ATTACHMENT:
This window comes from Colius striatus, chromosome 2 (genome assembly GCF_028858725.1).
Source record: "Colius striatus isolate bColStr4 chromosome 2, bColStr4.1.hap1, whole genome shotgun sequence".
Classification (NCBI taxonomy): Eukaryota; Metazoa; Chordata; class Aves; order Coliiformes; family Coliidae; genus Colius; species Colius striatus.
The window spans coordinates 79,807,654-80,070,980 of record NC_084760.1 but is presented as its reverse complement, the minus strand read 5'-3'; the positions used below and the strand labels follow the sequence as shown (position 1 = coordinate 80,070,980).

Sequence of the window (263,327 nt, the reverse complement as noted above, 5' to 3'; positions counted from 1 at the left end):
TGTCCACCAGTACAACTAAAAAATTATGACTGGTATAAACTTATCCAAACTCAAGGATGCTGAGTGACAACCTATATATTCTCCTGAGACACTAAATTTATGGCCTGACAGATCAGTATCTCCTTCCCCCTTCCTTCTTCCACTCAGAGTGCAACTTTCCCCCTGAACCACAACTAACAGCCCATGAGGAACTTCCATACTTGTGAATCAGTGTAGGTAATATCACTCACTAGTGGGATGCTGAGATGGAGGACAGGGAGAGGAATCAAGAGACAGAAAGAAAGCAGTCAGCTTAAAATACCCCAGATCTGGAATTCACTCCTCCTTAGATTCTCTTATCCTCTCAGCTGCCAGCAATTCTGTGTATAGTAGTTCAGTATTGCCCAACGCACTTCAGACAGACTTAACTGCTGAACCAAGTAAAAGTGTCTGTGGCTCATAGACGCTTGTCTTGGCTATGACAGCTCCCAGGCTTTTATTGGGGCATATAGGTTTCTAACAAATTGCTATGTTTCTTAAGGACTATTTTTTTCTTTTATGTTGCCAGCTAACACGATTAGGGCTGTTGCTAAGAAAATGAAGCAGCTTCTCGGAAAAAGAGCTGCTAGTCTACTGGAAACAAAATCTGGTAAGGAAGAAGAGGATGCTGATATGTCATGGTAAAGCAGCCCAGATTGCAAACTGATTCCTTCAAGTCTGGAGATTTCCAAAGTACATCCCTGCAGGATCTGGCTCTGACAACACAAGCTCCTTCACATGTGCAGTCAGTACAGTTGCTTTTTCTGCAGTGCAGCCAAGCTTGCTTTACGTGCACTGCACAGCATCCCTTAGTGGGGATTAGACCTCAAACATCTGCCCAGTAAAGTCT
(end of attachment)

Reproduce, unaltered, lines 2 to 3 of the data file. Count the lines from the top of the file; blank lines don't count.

Source record: "Colius striatus isolate bColStr4 chromosome 2, bColStr4.1.hap1, whole genome shotgun sequence".
Classification (NCBI taxonomy): Eukaryota; Metazoa; Chordata; class Aves; order Coliiformes; family Coliidae; genus Colius; species Colius striatus.